Makers of generics disagree: “The patent landscape is very different now than it was at the time of the Actavis ruling,” said Karin Hessler, assistant general counsel for AAM.
“The practices around patent settlement have changed. Parties have conformed to the terms of Actavis. Settlements are fairly standard now.”
She noted that AbbVie has filed about 240 patent applications around Humira, and from that has been granted more than 100 patents. “The judge noted that was lawful activity,” said Hessler. “The patents run out to 2034. As a result of the settlements, we are going to have bio-similars on the market in 2023. The settlements are helpful.
“AB 824 goes significantly beyond Actavis,” Hessler stressed. “A settlement is the most efficient and cost-effective way” to get competing drugs to market. “The California law makes it harder to settle.”
AAM is also bringing a Constitutional challenge, asserting the law violates the commerce clause because it attempts to regulate activity outside the state.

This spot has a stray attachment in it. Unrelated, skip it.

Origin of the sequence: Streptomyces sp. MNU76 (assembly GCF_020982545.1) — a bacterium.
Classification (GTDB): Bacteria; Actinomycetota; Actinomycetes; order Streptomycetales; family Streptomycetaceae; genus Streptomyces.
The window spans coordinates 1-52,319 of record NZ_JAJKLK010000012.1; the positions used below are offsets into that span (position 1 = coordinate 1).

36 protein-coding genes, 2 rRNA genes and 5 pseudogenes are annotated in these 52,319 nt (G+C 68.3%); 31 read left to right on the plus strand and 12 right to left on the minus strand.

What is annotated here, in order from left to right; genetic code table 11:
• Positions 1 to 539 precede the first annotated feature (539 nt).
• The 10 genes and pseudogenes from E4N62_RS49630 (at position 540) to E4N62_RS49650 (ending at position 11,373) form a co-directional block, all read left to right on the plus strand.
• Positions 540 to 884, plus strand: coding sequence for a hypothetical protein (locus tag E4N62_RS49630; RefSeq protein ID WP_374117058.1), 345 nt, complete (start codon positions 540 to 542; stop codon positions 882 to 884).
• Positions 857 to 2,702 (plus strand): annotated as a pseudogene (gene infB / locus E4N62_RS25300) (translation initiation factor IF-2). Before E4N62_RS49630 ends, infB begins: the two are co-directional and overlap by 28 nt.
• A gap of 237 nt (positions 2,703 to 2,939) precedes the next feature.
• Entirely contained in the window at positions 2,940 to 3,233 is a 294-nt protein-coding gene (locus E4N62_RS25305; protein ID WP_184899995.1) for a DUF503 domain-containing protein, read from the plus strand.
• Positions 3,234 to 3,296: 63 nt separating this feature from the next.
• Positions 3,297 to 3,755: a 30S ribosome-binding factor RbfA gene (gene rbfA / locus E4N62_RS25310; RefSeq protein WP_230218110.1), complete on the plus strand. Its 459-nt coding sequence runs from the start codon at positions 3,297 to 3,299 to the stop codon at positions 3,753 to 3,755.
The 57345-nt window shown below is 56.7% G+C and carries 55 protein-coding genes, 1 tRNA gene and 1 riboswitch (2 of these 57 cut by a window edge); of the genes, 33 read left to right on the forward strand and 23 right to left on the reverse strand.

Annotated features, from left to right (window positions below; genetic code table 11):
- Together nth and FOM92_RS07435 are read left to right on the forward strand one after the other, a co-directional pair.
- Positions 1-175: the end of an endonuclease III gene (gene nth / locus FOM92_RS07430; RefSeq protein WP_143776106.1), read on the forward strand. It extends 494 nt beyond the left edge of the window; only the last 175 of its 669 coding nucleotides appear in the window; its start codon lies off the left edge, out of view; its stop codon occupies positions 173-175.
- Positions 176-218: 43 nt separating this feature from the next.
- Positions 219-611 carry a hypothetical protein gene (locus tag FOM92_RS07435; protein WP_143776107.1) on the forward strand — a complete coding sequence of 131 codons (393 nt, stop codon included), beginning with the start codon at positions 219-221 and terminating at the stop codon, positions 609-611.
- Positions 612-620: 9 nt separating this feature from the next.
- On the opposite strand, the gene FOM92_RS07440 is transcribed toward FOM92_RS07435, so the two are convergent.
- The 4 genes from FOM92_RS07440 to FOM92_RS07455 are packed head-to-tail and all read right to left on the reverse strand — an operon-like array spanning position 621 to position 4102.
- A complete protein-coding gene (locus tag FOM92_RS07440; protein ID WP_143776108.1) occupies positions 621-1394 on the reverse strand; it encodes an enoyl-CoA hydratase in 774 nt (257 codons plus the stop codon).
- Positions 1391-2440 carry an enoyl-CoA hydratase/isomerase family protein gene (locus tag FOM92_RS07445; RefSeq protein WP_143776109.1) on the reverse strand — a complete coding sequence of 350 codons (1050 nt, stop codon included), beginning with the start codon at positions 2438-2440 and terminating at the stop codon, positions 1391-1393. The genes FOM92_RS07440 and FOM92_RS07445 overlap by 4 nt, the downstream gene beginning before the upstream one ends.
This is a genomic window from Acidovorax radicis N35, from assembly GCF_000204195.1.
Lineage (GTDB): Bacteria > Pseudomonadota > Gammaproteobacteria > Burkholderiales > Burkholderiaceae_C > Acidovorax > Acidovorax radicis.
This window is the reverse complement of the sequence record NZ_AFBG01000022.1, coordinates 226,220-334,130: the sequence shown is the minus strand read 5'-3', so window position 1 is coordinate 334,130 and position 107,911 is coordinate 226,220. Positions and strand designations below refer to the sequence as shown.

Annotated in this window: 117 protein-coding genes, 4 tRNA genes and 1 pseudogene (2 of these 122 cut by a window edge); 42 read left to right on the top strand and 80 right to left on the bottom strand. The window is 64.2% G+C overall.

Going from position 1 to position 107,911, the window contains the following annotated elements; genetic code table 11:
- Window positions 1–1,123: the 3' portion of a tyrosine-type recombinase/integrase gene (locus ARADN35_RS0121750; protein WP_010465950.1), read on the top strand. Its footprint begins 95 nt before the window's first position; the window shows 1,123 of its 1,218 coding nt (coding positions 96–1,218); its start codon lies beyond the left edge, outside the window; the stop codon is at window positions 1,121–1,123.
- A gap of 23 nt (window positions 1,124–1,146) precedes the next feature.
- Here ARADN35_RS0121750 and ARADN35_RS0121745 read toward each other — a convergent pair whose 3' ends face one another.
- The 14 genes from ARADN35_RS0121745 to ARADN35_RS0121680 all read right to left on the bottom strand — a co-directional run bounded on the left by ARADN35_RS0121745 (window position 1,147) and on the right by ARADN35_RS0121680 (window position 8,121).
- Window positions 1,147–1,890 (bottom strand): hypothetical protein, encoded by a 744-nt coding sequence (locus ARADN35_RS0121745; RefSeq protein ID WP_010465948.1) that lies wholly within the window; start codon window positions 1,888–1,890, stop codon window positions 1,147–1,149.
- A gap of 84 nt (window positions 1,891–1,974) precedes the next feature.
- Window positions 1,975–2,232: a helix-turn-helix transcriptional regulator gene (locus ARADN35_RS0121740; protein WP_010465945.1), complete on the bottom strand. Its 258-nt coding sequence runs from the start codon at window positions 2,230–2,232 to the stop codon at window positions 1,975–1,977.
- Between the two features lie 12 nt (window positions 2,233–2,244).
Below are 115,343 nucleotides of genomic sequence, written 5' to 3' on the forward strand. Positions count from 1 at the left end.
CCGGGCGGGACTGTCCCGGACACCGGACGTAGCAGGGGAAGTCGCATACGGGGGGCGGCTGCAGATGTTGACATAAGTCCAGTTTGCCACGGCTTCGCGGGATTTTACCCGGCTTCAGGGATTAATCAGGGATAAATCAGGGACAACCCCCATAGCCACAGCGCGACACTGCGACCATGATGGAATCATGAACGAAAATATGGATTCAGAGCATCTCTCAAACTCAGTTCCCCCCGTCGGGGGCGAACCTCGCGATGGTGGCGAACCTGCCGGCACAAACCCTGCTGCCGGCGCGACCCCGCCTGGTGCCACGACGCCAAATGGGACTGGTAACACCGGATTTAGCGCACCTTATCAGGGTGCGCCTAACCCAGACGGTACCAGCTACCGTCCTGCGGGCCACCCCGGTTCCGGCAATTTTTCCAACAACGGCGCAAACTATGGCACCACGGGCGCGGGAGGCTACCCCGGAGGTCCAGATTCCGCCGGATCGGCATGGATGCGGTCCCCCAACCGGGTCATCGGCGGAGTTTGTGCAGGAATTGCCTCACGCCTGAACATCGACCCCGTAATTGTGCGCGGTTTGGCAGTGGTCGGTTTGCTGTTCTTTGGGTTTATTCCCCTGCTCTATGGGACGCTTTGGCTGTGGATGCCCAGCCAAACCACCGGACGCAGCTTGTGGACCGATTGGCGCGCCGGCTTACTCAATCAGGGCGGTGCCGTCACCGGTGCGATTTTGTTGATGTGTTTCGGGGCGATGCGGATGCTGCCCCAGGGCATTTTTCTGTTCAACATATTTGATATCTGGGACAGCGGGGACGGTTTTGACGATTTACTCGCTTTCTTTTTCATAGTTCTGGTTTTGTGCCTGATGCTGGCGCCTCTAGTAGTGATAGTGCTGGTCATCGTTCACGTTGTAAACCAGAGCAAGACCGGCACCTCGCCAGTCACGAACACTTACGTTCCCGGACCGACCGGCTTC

“The great majority of the overcharges are falling directly on insurers,” said Tom Watts, associate attorney at Girard Sharp, a lead firm in the AbbVie litigation.
“Look at the economic incentives for the brand drug with the monopoly. There is more total revenue when the market is just the brand drug. The reverse payments are a way to split the monopoly.”
A Judge’s Ruling
In his ruling, judge Manish S. Shah acknowledged that “AbbVie makes a lot of money selling Humira. One reason is that AbbVie’s Humira-related patents (more than a hundred) make it difficult (if not impossible) to sell competing drugs. Another reason may be that the Food and Drug Administration’s lengthy approval process imposes additional costs on competitors hoping to reach the market. Still a third reason might be the expensive, complicated, and contentious patent infringement litigation that often follows FDA approval.”